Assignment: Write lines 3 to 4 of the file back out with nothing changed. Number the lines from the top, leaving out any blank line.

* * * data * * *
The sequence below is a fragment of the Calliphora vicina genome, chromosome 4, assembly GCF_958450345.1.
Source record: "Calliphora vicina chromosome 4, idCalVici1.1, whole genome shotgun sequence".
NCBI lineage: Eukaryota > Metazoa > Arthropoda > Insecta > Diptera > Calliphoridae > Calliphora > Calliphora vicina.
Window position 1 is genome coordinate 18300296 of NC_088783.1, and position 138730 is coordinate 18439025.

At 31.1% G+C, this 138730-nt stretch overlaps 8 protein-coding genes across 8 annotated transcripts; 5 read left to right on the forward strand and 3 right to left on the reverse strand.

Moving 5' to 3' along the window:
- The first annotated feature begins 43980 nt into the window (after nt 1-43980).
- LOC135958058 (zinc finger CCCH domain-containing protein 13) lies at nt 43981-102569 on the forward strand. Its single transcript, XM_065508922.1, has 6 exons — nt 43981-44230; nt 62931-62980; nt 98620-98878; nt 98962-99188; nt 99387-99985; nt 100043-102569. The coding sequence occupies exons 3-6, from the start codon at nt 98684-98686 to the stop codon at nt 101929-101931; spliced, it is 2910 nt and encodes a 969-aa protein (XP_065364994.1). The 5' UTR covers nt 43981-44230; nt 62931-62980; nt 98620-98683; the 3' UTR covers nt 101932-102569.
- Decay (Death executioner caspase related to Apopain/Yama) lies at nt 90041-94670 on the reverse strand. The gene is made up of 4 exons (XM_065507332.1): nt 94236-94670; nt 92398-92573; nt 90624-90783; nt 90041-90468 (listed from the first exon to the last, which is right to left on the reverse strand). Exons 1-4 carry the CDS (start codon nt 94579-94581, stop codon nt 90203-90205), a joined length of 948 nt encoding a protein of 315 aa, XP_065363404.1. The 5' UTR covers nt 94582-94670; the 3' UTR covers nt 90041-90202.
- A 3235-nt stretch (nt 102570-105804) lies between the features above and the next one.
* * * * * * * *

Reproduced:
NCBI lineage: Eukaryota > Metazoa > Arthropoda > Insecta > Diptera > Calliphoridae > Calliphora > Calliphora vicina.
Window position 1 is genome coordinate 18300296 of NC_088783.1, and position 138730 is coordinate 18439025.